Communications between the Median and Ulnar nerves

(Last Updated On: January 21, 2019)

The Median and Ulnar nerves don’t give any branches in the arm. In the forearm and the hand, four communications have been described between them: two in the forearm (Martin- GruberMarinacci/ Reversed Martin- Gruber anastomosis) and two in the hand (Riche- Cannieu, Berretini anastomosis). 1

Communications in the Forearm

1. Martin- Gruber anastomosis

Median (or anterior interosseous nerve) to Ulnar nerve.

 💡 Mnemonic

 It’s all in the name”- M– goes with- U

Martin-Gruber anastomosis
Martin Gruber anastomosis [CB– Connecting Branch]

It has an autosomal dominant inheritance pattern. It is more common on the right side and has no sex predilection.

2. Marinacci communication /Reversed Martin Gruber anastomosis

Ulnar to Median nerve.

Marinacci communications
Marinacci communication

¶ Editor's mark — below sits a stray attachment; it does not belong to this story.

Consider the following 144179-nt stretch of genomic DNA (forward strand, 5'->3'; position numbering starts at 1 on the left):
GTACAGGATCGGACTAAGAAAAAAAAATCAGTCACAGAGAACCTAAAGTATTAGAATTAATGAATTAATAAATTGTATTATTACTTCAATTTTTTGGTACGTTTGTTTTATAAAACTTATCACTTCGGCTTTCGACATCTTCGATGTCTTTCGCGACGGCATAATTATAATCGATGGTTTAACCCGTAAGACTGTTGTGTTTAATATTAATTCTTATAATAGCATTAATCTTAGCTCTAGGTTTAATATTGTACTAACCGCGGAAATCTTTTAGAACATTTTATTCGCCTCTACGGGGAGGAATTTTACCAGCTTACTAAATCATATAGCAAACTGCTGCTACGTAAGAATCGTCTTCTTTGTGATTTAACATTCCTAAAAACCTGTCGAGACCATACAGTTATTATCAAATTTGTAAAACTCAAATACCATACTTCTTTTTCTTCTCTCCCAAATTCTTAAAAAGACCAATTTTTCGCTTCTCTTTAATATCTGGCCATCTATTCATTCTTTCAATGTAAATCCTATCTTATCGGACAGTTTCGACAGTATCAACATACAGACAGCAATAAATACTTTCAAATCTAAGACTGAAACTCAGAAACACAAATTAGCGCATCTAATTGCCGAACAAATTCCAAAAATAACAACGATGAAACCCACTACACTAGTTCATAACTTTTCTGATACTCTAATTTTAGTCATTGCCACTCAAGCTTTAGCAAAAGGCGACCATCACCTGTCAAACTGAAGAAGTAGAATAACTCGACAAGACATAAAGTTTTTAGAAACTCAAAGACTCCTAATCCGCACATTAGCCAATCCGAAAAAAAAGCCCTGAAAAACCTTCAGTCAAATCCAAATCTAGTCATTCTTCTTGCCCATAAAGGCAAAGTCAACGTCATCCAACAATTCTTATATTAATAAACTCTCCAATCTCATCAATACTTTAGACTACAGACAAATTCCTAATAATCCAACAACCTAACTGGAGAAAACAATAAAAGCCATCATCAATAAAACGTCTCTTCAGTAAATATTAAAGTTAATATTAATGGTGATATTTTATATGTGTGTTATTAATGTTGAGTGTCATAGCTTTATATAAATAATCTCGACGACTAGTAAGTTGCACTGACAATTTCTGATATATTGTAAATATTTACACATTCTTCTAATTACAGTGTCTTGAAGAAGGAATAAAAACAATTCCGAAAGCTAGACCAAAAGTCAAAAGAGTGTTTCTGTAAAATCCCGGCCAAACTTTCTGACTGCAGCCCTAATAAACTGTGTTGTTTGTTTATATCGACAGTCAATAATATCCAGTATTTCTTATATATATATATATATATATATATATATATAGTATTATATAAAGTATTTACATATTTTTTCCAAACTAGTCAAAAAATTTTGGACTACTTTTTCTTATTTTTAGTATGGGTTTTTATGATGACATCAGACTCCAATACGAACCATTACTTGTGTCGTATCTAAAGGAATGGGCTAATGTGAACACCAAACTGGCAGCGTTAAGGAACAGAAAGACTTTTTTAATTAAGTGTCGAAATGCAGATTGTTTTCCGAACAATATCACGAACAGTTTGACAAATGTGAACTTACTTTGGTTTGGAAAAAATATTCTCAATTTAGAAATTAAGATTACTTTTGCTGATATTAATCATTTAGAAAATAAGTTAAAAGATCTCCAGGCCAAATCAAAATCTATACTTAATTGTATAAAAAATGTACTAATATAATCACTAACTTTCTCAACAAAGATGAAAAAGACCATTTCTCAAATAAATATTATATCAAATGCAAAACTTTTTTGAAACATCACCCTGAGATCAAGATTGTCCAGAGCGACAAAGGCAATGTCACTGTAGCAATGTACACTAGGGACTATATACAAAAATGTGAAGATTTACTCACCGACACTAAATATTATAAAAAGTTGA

It’s rare compared to Martin Gruber anastomosis.

Communications in the Hand

1. Riche- Cannieu anastomosis, or Thenar ansa

Median (recurrent branch) to Ulnar (deep branch) nerve.

Riche-Cannieu anastomosis
Riche Cannieu anastomosis

It has an autosomal dominant inheritance pattern. Its incidences is 70- 80% (less frequently present in African Americans).

2. Berretini anastomosis

Ulnar to Median nerve (between the common digital nerves arising from them)- aka ramus communicans or superficial communicating branch.


Berretini anastomosis
Berretini anastomosis


Since many investigators found its incidence to be over 80%, the Berretini anastomosis should be considered a normal structure rather than an anatomic variation. It has no age, sex or race predilections.



  1. Nadire Unver Dogan et al. The communication between the ulnar and median nerves in upper limb. Neuroanatomy 2009-8: 15–19



Communications between the Median and Ulnar nerves
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